When the water is turned off for 3.8 million people in 13 boroughs of Mexico City at the end of the month, 530 tanker trunks will be called on to keep people supplied.
Maintenance work on the Cutzamala aqueduct will start on October 31 and take four days, but the National Water Commission (Conagua) has warned that an additional four days will be needed for the network to stabilize, meaning that water service won’t be back to normal until after November 8.
Sacmex, the Mexico City water department, has arranged for tanker trucks to distribute water.
Although water will be available free, priority will be given to schools, hospitals, penitentiaries and nursing homes.
Sacmex will add 50 new locations to the 28 it already has where water trucks can fill up. All will be kept under guard by city police.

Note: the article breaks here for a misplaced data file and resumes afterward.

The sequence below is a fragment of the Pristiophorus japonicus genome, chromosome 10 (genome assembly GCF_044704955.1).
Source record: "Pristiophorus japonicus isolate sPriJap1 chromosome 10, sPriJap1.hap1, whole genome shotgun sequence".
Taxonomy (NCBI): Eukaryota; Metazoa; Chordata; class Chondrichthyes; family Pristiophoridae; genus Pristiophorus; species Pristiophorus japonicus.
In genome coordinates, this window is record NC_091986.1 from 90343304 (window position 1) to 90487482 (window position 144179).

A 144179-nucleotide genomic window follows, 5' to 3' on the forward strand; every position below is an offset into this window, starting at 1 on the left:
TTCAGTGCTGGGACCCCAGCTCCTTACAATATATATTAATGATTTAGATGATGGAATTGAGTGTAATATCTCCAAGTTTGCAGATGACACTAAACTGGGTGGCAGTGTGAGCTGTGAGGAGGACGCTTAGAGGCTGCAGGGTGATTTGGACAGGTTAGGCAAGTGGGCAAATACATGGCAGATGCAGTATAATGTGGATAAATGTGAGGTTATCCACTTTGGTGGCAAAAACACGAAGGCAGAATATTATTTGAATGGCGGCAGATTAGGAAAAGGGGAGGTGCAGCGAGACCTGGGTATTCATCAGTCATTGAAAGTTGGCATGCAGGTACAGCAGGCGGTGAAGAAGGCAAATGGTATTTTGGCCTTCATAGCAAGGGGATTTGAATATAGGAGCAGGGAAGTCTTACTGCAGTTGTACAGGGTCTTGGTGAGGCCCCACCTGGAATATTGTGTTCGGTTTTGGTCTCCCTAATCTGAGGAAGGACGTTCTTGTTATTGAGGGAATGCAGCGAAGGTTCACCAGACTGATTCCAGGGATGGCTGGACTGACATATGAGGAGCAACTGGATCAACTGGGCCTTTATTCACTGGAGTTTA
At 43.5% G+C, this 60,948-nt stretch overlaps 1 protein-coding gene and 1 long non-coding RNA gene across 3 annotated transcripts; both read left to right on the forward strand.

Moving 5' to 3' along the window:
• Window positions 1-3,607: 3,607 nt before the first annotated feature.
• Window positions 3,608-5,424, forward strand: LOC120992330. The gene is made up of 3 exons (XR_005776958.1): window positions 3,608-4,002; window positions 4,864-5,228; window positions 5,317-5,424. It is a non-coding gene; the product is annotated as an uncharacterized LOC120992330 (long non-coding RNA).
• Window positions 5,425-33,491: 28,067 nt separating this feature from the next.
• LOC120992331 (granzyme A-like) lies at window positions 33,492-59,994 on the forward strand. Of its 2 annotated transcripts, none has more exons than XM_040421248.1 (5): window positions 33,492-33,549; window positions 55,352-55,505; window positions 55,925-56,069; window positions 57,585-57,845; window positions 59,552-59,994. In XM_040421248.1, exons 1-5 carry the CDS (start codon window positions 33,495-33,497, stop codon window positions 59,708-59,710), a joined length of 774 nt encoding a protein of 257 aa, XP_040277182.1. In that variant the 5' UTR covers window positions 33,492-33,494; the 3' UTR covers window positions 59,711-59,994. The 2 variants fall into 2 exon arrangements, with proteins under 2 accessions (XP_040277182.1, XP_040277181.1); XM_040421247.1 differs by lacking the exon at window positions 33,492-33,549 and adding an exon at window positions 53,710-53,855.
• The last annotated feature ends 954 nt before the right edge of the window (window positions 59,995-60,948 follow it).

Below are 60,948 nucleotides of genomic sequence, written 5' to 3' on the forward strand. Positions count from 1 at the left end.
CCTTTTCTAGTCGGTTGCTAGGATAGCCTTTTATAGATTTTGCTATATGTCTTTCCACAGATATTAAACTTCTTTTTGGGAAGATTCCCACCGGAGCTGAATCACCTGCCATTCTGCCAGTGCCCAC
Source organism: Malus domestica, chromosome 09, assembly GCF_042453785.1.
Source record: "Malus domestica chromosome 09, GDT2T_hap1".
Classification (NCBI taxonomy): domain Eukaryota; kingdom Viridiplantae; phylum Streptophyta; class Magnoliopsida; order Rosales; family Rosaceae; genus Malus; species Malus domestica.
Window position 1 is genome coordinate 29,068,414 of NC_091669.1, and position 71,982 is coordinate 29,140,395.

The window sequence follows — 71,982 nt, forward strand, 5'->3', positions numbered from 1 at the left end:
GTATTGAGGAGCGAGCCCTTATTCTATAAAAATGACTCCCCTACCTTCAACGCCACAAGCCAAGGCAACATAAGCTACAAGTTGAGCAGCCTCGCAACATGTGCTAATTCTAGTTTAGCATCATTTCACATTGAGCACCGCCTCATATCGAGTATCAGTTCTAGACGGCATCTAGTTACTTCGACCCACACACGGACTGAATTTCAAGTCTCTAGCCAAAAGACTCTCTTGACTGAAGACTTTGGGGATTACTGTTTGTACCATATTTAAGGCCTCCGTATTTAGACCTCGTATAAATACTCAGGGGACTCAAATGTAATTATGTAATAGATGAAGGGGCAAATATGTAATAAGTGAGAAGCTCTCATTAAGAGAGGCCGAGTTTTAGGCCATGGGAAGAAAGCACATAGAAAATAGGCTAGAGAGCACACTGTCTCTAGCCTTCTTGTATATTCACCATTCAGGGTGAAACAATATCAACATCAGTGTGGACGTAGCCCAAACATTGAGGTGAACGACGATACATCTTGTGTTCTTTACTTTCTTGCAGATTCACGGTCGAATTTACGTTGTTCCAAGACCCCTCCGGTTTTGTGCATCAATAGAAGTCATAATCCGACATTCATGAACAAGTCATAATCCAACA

The city’s boroughs themselves will prepare water delivery schedules and routes for Sacmex to follow.
Meanwhile, there has been a rush on buckets and other containers in which to store water. The newspaper Milenio reported that hundreds of residents were buying containers of up to 120 liters water container in preparation for the waterless week ahead.
Source: Milenio (sp)